Pictures: Sergey Afrolov
Embrace the spirit of adventure with the latest trend for expedition cruising, writes Jane Archer.
Mudroom, wellington boots and science centres are not words usually associated with cruising, but the times they are a-changin’. Now, cruisers are swapping DJs and cocktail dresses for the thrill of a voyage to places where few people have gone before.
An expedition cruise used to be synonymous with roughing it at sea. The ships were old and basic, often with shared accommodation, but people put up with it because it was the only way to get to places such as the Arctic and Antarctica.
Then the tide began to change in 2009, when Silversea put the luxury in expedition with the launch of Prince Albert II (renamed Silver Explorer in 2011). The ship was not new – it was actually 20 years old – but a multimillion-dollar makeover brought it up as far as possible to Silversea’s standards.
Capacity was reduced, suites were added, and drinks and gratuities were included in the price – all changes that would appeal to Silversea’s past passengers as well as people who wanted to cruise to Antarctica in a bit more style.
Fast-forward eight years and while plenty of the old expedition ships are still around, an incredible 15 new vessels – many of them pushing new boundaries in luxury – are being built over the next two years. Between them, they promise amazing features such as underwater lounges, glass balconies and submarines. No matter how posh they are though, they all also have fleets of inflatable Zodiacs and expedition experts on board to take passengers ashore in remote spots where there are no ports or terminals.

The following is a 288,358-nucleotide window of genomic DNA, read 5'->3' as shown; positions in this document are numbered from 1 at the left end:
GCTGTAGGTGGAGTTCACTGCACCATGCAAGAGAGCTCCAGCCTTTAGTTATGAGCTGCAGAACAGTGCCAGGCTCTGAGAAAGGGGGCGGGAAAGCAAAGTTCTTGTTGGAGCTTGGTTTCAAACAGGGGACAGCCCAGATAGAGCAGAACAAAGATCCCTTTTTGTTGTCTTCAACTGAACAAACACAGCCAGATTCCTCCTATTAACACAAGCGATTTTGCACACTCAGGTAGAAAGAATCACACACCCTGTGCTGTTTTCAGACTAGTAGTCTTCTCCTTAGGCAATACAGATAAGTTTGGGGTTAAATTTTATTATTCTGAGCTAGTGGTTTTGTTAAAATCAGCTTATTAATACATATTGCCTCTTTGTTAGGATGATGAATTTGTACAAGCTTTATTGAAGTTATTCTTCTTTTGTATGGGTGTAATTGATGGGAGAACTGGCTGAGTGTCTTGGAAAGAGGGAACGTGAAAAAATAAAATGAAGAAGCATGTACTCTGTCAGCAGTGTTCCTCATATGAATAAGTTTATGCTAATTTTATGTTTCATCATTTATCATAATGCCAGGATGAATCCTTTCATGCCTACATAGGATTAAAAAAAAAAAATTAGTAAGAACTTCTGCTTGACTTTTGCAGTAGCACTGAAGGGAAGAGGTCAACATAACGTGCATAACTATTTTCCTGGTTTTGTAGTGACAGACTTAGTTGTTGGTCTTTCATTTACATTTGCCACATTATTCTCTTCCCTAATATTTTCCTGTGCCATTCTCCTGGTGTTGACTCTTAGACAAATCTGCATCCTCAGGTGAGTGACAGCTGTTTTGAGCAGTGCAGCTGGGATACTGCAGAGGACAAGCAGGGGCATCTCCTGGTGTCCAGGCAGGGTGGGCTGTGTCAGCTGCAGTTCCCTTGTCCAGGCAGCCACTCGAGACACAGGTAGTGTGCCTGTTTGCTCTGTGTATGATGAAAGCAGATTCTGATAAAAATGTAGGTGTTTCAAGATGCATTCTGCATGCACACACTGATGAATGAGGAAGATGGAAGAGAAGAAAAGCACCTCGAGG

Seabourn’s senior manager of expedition operations and planning, Robin West, says: “Luxury cruise lines have realised that people want to see remote destinations but are not prepared to compromise on the five‑star product.”
Seabourn entered the expedition sector in 2013 when it converted Seabourn Quest into an ice-class ship. The vessel visits Antarctica in the winter and next August will be cruising the Arctic Ocean on a 24-night cruise from Reykjavik in Iceland to Montreal in Canada.
Design of the times
One of the most revolutionary expedition ships on order is Hurtigruten’s Roald Amundsen, which launches in July 2018 and will operate mostly on marine gas but will be able to switch to electric power for up to 30 minutes at a time.
Not only is that good for the environment, but passengers will be able to experience the eerie silence of Antarctica, where the ship will be based from October 2018 to March 2019, even while sailing.
Most cabins and suites on the 530-passenger vessel will have balconies. It will also have three restaurants, an infinity pool, Jacuzzis, a science centre and lecture halls. Sister ship Fridjof Nansen follows in 2019.
“Luxury lines have realised that people want to see remote destinations but not to compromise on the five-star product.”
For exploring extreme destinations in luxury, Scenic’s Scenic Eclipse is going to be hard to beat. Launching in August 2018, the vessel is being built to the highest ice-class standards for cruising the Arctic and Antarctica, but will accommodate just 228 passengers (reducing to 200 when sailing in the polar regions) in suites with balconies.
It will have nine places to eat, and carry a helicopter, seven‑seat submarine and scuba diving equipment for exploring above and below the ocean, as well as snowshoes, snorkels and e-bikes.
Taking its cue from the company’s river cruise product, almost everything on Scenic Eclipse will be included in the price, from flights and transfers to drinks on board, shore excursions and gratuities (the submarine, helicopter and scuba diving will cost extra). An 18-day Chilean Fjords and Falklands Islands cruise from Valparaiso to Ushuaia, departing November 21, 2018, that visits glaciers and penguin colonies and includes a night in Buenos Aires, costs from £7,845.